Deborah Bell: A Life in Photography

The New York gallerist talks to Barbara Confino about her life in the medium and the medium’s life in our time.
Barbara Confino
Jul 15, 2015

Gallerist Deborah Bell. Image: Barbara Confino.

Gallerist Deborah Bell. Image: Barbara Confino.

­­­Deborah Bell fell in love with photography when she was just a girl. It was the great era of American magazines, and she papered her walls with their images. Like so many from the Midwest who made the pilgrimage to New York City, she got her start in high school. A job on the school newspaper led to an internship in 1971 at the Walker Art Center in Minneapolis where the world of high art and museum culture opened to her, instilling a lifelong love of art history and curatorial work. All the while she continued to photograph. Subsequent study at MCAD's Bauhaus-type art program confirmed her passion for photography, eventually—perhaps inevitably—leading her to New York.  

Along with periods of clarity and confusion, New York brought many and varied photographic experiences; but in retrospect Deborah Bell has landed where she seems to have been headed all alon­­g, on Manhattan's elegant Upper East Side, at her new gallery on 71st Street. Now one of photography’s most distinguished gallerists (she recently finished a stint at Christie's as Head of the Photographs Department), she agreed to meet with me, to talk about her life in the medium and the medium's life in our time.

Barbara Confino: You came to New York to be a photographer. How did that change?

Deborah Bell: I came to a point with my own photography where I realized I was not going to be a professional or an artist, or fulfill the ideas I had had in my mind. The magazines were dying, and I was about 12 years too late to do the kind of magazine photography I loved. Though I worked for some people in the magazine world, many were phasing out. And I was running out of gas with my own ideas as a photographer. So I went back to graduate school in Art History at Hunter. I had loved working at the Walker and thought that with the Master's I might get museum work. But that field was changing too.

Garry Winogrand. © The Garry Winogrand Estate, which is represented by the Fraenkel Gallery, San Francisco.

How has your sensibility changed over time? You started out loving magazine work and the formalist work you studied in art school.  How have you developed from there?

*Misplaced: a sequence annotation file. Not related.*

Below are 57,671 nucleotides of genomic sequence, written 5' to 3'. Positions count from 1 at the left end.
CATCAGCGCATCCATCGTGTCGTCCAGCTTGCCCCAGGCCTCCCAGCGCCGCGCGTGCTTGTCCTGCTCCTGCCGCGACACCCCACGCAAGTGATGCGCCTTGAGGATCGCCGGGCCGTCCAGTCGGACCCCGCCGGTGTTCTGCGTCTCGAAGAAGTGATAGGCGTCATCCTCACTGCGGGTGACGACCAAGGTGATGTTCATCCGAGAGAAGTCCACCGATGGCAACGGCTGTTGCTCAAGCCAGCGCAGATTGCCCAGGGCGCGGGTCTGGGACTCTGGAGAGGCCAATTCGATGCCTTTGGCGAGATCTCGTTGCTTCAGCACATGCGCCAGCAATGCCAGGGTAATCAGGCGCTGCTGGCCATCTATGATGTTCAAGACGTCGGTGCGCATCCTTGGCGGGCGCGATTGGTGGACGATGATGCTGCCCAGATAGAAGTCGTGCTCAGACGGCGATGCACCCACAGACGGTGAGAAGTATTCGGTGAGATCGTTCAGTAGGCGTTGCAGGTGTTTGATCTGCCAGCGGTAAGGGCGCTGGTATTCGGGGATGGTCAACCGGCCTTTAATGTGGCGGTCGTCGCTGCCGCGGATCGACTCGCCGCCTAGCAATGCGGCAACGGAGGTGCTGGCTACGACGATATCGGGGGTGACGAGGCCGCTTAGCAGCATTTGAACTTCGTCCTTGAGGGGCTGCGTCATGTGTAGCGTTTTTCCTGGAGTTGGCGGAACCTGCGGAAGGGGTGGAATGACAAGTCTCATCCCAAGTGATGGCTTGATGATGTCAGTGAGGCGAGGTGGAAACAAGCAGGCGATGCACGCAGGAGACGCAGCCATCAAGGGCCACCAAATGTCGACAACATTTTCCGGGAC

When I was in art school in the '70s and my teachers were showing me the new street photography, some of that work was too raw for me; Garry Winogrand's, for example. It was so much in your face and so judgmental. I was a nice Minnesota kid, and I had been trained to not be in anybody's face and not to judge… and then there were so many people trying to work like that as well.

I love all this work now, but it took me a while. I was resistant to Robert Frank's work. I needed more life experience. It wasn't the technique; it was the content. Again, I think that there is some work that you have to be mature enough to understand. That is how my sensibility has changed. In my early years of loving photography, before all this work became known, I was familiar with somebody telling a story or making a pretty portrait, or something that had a purpose. When you think about Lee Friedlander and the others, the pictures they chose to leave us didn't have a reason behind them. They were a little bit cryptic to me.

That definitely changed for me and very quickly, partly I think, because I was living in New York.

Street photo reached a peak during the Friedlander period, but it seems as if there was nowhere to go afterwards, although there always is somewhere to go.

I can think of where it went, but it was still cut from the same cloth. It went interior with people like Nan Goldin.

Portrait of Cindy Sherman, 1990. David Seidner Archive.

Portrait of Cindy Sherman, 1990. David Seidner Archive.

Things have really shifted in photography, and I would love to hear your take on that shift. In your opinion what sensibilities are dominant in the medium right now?